The onion juice, I made by pureeing in a food processor then passing through a sieve and pouring into ziplock bags. The bags remained completely free from gas throughout the entire cook.

 

Onion Juice at 85C for 16 hours:

IMG_0898.JPG

 

 

 

Onion Juice at 96C for 8+ hours:

IMG_0897.JPG

 

 

 

Sliced Onions at 85C for 16 hours:

IMG_0899.JPG

 

 

 

Sliced Onions at 96C for 8+ hours

IMG_0901.JPG

 

Unfortunately, the 96C cook evaporated off too much water during the overnight cook and the circulator shut itself off so I don't know how long they cooked for.

 

It's interesting how the onion juice browns so much faster than the sliced onions and that the onion juice developed protein clumping like you would see with meat. The 96C onion juice smelled clearly overcooked and burnt, the 85C onion juice smelled wonderful. Unfortunately, when I went to taste them, they tasted one dimensionally sweet, insipid and watery. Not useful for anything. So much for that experiment.

 

The sliced onions are continuing to cook and I'll check back with them after another 12 hours.

 

I also tried baking soda onions and normal onions in the PC a la modernist cuisine and they were a failure. I let them cook for an hour and the baking soda onions were overcooked and burnt while the non baking soda ones were basically white. Given that I have no visibility inside of a PC as it cooks and that reports are the flavor is underdeveloped, I'm going to steer clear of PC for now.

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tdatta:  I used your method with six bags of onions and they turned out marvellous.  The bags did not leak but a strong smell of onions came out of the water bath.  You really have to watch the water level as it evaporated quickly at that temperature.  The onion soup was deliciously favoured with caramelized onions.  I used a little chicken stock and Parmesan brodo for the broth.  Five more bags in the freezer :biggrin:

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tdatta:  I used your method with six bags of onions and they turned out marvellous.  The bags did not leak but a strong smell of onions came out of the water bath.  You really have to watch the water level as it evaporated quickly at that temperature.  The onion soup was deliciously favoured with caramelized onions.  I used a little chicken stock and Parmesan brodo for the broth.  Five more bags in the freezer :biggrin:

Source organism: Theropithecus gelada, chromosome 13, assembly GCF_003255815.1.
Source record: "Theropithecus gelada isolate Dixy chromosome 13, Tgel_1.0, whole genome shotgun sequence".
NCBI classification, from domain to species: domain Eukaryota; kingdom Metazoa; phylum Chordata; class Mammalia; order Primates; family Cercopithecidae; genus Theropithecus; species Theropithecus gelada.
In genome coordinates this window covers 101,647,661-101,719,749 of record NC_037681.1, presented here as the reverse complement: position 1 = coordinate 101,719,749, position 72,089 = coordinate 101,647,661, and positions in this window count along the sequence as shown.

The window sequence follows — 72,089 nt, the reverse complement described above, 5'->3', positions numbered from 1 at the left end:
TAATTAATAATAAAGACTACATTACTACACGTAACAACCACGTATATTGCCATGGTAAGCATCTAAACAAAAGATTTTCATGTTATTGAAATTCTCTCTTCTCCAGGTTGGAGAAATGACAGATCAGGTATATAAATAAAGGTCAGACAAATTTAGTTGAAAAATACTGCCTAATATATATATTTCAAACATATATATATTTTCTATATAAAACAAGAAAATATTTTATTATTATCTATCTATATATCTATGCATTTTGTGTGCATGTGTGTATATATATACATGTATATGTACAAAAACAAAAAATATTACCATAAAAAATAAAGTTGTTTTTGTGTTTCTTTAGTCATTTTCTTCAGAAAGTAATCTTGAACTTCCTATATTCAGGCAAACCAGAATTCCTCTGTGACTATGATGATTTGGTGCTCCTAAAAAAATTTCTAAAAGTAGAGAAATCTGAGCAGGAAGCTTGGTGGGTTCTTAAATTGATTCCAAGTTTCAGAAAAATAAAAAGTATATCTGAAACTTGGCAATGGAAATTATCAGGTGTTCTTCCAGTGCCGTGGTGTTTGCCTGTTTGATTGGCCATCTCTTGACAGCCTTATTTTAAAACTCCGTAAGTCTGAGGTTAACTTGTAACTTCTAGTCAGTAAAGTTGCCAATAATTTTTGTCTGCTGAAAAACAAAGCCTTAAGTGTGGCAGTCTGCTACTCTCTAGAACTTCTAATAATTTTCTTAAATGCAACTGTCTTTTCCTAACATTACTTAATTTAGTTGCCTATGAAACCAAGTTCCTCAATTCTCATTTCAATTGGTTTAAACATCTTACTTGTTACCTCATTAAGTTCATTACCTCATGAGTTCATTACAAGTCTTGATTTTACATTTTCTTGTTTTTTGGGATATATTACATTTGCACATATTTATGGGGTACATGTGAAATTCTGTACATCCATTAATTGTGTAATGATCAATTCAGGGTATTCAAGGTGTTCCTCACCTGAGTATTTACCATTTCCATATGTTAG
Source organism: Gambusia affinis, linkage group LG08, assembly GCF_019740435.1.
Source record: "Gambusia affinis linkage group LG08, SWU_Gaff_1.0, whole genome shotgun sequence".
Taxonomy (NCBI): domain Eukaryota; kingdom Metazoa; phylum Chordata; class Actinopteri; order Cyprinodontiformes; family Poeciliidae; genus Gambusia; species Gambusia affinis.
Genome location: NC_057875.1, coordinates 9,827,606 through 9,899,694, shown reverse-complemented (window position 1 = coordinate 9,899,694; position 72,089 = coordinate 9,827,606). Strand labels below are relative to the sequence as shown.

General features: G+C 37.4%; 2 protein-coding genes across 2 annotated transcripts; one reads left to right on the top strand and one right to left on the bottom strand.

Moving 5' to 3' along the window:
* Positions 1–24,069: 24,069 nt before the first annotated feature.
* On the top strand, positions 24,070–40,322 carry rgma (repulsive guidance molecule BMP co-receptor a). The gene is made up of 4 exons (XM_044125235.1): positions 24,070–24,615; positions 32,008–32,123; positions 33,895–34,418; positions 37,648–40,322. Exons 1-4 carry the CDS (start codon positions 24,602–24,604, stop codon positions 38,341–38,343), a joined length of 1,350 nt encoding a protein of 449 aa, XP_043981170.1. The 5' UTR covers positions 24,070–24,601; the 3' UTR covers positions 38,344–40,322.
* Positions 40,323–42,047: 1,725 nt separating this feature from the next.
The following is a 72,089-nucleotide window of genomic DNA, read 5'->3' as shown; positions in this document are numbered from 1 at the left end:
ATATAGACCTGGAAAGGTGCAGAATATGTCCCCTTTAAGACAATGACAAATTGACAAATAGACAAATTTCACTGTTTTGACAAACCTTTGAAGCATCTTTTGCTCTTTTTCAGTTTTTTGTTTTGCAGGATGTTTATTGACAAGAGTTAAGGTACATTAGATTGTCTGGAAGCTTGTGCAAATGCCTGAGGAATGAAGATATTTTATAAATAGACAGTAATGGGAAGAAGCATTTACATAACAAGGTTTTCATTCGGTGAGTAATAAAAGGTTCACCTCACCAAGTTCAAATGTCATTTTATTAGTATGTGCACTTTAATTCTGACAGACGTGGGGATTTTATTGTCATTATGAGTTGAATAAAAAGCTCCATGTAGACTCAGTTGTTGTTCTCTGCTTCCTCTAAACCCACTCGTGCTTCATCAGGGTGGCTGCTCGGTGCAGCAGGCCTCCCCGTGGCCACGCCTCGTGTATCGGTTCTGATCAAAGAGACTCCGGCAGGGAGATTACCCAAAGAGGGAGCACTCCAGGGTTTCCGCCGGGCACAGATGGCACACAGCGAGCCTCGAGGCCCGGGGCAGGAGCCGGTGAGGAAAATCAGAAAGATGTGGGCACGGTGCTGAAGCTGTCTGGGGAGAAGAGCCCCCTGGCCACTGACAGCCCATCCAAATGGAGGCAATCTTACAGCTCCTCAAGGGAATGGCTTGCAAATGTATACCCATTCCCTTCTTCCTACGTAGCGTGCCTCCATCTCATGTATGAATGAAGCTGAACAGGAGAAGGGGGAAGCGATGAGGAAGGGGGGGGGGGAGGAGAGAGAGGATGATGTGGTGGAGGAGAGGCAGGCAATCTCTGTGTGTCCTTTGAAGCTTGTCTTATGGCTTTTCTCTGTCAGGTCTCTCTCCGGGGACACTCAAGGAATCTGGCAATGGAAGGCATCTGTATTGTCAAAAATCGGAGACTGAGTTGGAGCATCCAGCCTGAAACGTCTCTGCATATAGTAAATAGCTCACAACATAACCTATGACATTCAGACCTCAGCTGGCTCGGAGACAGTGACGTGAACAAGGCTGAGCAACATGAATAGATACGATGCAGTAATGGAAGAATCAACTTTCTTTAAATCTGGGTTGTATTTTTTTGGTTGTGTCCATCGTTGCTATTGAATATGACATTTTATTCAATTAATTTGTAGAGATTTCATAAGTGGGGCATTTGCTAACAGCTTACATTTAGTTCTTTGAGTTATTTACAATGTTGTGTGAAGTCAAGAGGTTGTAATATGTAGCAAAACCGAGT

Thats really great to hear. I was starting to think that maybe I had a one-off experience because of the other posts mentioning lack of flavor and burnt taste. Did you do it at 96 C? Also, did you put stock concentrate in the bag with the onions, or was it just the onions? Im am trying to figure out why others had unsatifactory results.

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What are the advantages of SV over a pressure cooker for this kind of intense maillard effect?

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Thats really great to hear. I was starting to think that maybe I had a one-off experience because of the other posts mentioning lack of flavor and burnt taste. Did you do it at 96 C? Also, did you put stock concentrate in the bag with the onions, or was it just the onions? Im am trying to figure out why others had unsatifactory results.

 

I did them at 96C and I used Modernist Cuisine @ Home beef stock.  There were around 2 large onions/bag and I used 1 tablespoon of stock/bag.  I did brown them a bit in a teaspoon of butter before putting in the bag.  Should have taken a picture of the browning.   Maybe that's part of the difference or even the onions themselves.  I have a Polyscience SV rig and temperature is stable...wonder if temperature variation while cooking played a part.  I had no gas forming at all.  Here is a picture of the finished product.

DSC00679.JPG